Editor's Note [Volume 23 No. 9 (2023)]


The New Reality: An Unsettled NATURE

Climate change and its attendant fierce impacts, furious and devastating and almost everywhere, paint a grim future for humanity. What worked before is no longer viable.

We have severe droughts and killer fires, heavy rains and furious floods, mudslides and receding ice lines! What does this mean? Well, it means that the most basic needs: food, water, and shelter are affected. But then, moving food and other essential items is impaired by destroyed roads, bridges, and airports. Take the cases of Morocco and Libya, for example. We often hear of hurricanes in other parts of the world, mostly coastal countries of Asia and the Americas, but rarely in Africa. Well, until recently. The Africa I know has had its share of natural calamities, mostly frequent droughts. Droughts are extreme and tend to wipe out livestock and crops, interfere with water and forest food sources, and result in famines that threaten human life.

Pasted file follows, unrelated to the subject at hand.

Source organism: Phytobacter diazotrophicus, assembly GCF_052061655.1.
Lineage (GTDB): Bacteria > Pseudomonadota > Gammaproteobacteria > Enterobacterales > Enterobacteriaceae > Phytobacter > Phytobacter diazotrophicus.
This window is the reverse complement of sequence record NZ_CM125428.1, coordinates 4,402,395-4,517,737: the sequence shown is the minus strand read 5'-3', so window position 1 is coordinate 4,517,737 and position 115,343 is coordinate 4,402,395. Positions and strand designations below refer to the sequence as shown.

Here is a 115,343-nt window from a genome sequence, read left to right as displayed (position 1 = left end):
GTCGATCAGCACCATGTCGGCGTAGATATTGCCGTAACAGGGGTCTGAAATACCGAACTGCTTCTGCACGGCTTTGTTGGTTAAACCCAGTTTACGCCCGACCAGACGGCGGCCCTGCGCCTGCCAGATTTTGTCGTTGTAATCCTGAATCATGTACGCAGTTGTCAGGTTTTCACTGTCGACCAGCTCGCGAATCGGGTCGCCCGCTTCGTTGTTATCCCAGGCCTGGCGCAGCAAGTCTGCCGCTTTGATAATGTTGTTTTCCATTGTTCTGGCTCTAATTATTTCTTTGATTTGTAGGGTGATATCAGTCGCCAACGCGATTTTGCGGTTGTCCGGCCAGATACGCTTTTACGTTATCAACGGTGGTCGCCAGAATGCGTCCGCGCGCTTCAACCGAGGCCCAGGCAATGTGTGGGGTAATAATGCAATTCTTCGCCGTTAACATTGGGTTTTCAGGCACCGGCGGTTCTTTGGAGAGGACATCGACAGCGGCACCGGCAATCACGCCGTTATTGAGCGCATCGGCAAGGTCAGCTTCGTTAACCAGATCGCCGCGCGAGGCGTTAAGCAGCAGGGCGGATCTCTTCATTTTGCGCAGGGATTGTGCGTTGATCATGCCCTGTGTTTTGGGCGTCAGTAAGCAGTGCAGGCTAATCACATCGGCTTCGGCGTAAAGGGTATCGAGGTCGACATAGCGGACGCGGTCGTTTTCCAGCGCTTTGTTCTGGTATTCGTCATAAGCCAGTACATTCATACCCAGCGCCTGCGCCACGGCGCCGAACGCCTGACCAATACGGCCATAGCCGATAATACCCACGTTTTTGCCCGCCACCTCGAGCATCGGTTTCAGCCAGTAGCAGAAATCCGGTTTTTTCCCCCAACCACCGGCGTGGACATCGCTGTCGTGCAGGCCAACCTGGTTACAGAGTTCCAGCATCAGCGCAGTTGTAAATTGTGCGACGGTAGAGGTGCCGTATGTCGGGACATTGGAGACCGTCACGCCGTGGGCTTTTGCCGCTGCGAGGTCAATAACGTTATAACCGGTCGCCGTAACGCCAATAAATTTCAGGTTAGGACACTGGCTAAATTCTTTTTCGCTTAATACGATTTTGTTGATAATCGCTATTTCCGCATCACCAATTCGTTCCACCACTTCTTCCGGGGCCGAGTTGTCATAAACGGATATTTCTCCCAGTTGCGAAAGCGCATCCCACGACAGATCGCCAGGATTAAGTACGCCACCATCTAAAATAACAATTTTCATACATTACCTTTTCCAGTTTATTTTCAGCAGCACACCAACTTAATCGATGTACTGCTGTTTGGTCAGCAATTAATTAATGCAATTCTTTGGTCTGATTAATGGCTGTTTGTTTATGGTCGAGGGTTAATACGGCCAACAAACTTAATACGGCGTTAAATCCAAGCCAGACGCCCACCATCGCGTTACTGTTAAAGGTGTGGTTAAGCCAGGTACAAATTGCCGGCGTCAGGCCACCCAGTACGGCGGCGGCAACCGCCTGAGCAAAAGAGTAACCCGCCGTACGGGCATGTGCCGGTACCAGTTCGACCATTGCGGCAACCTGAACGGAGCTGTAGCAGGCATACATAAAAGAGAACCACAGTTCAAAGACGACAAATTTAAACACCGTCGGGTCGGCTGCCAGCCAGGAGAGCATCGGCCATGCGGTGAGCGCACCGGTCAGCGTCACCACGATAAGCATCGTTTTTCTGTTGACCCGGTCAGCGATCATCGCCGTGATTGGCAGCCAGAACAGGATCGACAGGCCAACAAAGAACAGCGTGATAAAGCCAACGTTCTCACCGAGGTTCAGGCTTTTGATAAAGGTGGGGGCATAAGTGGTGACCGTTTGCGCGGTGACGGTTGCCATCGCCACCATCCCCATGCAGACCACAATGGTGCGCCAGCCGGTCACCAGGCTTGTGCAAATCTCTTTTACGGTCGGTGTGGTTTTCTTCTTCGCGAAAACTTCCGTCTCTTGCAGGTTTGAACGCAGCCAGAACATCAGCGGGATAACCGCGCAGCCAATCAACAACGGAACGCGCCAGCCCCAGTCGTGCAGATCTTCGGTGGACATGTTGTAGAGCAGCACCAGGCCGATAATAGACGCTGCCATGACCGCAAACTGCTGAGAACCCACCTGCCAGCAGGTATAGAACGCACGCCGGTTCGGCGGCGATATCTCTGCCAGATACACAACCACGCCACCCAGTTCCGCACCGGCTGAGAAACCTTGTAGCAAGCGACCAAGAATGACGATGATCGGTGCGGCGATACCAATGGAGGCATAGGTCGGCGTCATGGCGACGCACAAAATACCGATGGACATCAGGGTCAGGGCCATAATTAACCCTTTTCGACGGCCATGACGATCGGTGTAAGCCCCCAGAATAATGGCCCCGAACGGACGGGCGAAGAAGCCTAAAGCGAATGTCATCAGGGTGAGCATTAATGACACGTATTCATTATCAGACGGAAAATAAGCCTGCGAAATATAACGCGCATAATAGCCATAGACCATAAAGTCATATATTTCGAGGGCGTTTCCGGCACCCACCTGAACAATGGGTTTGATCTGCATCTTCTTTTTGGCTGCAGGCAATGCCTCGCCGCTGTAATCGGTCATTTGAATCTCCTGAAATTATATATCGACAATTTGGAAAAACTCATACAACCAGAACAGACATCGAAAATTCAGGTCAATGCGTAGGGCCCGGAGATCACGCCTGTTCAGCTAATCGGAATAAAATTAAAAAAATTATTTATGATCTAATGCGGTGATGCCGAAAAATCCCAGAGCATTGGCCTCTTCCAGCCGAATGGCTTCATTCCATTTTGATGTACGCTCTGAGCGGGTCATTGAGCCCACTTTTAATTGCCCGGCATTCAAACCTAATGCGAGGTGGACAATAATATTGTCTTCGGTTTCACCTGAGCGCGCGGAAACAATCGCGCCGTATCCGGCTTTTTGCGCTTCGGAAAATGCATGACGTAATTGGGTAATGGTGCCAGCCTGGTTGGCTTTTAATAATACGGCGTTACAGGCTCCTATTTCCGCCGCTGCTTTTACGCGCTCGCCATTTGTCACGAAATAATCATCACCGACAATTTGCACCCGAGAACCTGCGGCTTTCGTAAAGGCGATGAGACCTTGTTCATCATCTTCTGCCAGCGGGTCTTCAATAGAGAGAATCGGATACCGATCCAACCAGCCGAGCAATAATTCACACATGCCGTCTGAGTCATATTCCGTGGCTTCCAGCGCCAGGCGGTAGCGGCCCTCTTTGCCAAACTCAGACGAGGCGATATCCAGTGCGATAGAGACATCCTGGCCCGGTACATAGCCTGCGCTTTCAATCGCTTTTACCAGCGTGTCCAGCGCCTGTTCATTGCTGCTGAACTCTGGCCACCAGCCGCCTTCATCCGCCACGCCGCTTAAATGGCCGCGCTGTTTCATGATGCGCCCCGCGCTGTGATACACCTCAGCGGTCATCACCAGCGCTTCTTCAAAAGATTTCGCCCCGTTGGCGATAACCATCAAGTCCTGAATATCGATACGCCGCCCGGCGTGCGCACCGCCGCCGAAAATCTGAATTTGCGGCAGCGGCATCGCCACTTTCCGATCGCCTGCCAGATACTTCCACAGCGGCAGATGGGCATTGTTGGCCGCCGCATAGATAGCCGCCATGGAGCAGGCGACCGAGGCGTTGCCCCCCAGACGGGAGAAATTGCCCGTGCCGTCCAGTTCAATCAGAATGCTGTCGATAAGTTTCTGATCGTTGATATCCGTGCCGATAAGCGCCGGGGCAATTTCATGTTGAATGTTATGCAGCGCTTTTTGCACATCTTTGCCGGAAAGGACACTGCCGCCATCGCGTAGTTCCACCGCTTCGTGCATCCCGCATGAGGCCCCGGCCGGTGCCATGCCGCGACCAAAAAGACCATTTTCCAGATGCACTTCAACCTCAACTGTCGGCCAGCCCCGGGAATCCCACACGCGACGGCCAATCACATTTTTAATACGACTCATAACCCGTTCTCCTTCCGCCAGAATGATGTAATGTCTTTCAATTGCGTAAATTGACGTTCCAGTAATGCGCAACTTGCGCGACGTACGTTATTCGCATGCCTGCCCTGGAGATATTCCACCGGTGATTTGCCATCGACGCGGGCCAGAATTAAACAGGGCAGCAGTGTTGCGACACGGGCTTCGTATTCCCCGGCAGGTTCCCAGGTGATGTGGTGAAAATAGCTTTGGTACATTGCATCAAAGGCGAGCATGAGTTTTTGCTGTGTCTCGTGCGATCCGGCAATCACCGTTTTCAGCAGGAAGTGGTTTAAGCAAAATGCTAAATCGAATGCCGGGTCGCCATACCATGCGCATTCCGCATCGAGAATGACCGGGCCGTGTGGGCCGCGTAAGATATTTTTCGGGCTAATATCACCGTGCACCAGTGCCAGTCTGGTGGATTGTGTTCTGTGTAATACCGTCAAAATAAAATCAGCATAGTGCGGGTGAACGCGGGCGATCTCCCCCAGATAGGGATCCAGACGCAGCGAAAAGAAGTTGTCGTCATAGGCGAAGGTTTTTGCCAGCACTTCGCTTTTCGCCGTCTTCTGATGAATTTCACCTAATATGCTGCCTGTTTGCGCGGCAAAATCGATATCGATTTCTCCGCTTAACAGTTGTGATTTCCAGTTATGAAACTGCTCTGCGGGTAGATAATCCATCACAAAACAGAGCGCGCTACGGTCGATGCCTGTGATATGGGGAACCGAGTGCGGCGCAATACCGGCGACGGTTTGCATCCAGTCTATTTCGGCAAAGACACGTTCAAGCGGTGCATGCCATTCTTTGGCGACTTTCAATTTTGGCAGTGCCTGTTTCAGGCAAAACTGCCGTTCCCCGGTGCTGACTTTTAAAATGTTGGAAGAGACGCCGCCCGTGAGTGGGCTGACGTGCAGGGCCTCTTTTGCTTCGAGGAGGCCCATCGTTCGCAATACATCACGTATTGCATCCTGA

In the northern part of my country Kenya, which is mostly arid and semi-arid, droughts were predictable, occurring every 5 years, atleast in the 1980s, and that is what we knew and even prepared for. Yet, in the past 10 years, there are times when rains have failed for four consecutive years. The earthquake in Morocco and the heavy dam-breaking rains in Libya are signs that all is not well and preparedness is now absolutely key, by governments and everyone.

Welcome to this issue of AJFAND, which has 14 vigorously reviewed manuscripts on diverse topics. As far as SPECIAL issues are concerned, the one on Extension will close its call on October 31, 2023. The one on Right to Food will close on November 30, 2023. If one intends to contribute to any of these, please act fast.

Ruth Oniang'o
Founder Editor-in-Chief, AJFAND ORCID: 0009-0005-8344-9093